This all said, there is no new analysis of Wild At Heart I can necessarily offer that is better than another as there is nothing specifically new here. Most recently, the Bickering Peaks podcast released an informative review of the film, which can be found here: https://soundcloud.com/bickering-peaks/david-lynch-wild-at-heart. An up-coming live episode of 25 Years Later’s partner podcast, Twin Peaks Unwrapped, will include our Associate Editor and Staff Writer, J.C. Hotchkiss’s first-time reaction to the film. [Note: The link will be added here upon its release. You should catch it live, if you are reading this before that update.] What I would like to do here is to gather just a few pieces of evidence from this Blu-ray release regarding our collective Lynch-verse thoughts since Twin Peaks: The Return. What can we learn here that applies there? The following are a few that stuck out to me.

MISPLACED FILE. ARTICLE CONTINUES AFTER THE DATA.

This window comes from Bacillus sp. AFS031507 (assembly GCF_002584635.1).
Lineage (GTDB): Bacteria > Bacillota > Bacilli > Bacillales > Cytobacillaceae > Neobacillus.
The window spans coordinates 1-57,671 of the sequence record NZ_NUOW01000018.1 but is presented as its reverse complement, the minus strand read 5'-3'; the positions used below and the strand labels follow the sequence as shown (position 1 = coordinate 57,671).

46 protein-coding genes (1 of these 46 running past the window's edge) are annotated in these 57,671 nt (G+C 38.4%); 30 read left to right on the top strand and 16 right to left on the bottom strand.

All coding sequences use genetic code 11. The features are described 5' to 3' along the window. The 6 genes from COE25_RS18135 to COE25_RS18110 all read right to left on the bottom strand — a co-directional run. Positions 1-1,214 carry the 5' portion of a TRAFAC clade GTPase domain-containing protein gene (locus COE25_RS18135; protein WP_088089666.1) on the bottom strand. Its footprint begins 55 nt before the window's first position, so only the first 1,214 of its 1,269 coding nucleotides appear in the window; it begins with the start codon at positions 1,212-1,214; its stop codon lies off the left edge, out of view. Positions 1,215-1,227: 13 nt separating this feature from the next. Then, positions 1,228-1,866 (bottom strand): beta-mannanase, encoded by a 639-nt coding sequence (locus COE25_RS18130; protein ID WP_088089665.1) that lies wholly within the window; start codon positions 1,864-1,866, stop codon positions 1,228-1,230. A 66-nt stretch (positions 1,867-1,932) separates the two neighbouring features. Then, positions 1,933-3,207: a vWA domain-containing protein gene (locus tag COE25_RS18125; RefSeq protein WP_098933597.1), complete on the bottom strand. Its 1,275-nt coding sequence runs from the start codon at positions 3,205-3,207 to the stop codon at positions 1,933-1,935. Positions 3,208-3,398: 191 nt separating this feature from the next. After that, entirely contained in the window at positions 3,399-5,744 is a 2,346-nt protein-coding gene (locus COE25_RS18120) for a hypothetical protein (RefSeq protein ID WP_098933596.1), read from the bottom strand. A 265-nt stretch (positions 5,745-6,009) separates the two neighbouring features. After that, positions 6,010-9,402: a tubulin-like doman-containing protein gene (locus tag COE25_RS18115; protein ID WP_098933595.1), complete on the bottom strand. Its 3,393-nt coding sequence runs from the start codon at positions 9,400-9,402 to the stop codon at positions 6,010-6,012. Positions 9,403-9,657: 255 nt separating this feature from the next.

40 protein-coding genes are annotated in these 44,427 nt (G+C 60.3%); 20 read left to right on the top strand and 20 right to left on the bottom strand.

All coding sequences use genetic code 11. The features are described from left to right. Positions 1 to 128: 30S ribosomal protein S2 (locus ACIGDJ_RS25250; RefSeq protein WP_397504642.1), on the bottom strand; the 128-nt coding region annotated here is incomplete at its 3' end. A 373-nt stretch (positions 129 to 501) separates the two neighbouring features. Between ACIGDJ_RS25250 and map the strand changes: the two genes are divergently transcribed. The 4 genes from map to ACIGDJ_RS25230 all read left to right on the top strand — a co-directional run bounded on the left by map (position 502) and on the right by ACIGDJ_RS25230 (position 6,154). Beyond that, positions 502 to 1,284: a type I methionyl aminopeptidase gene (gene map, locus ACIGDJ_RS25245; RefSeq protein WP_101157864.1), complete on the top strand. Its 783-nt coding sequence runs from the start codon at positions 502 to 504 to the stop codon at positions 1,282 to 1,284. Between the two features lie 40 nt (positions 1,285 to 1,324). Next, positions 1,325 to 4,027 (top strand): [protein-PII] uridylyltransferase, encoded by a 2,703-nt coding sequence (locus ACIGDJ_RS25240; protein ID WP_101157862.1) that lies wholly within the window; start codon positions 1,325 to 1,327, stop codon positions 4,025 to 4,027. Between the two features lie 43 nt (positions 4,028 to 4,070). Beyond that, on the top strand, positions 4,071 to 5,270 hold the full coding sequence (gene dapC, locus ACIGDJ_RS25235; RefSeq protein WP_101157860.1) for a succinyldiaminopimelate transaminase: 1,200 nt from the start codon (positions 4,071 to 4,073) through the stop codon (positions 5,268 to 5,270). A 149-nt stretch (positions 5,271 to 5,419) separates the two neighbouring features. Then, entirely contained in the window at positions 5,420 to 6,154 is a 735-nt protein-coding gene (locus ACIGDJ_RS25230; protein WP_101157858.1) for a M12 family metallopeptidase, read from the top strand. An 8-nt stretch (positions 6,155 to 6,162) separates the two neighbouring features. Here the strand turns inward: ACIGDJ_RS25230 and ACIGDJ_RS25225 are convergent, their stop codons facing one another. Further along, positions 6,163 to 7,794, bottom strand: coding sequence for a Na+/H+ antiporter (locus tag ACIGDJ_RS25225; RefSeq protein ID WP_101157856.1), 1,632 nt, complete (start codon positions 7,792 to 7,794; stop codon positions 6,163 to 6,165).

I would like to start by looking at Barry Gifford’s 30-minute interview. The early portions are him explaining what he saw as a well-executed adaptation of the novel by Lynch. All flourishes are approved and welcome. At minute 2:45, he exclaims that while people come to him, saying, “but it’s not what you wrote,” he sees that as false. He asserts that 80% of the dialogue is taken from the novel. But it is one particular excerpt from the end of his interview that I would like to point out. This portion begins at 25 minutes into the interview.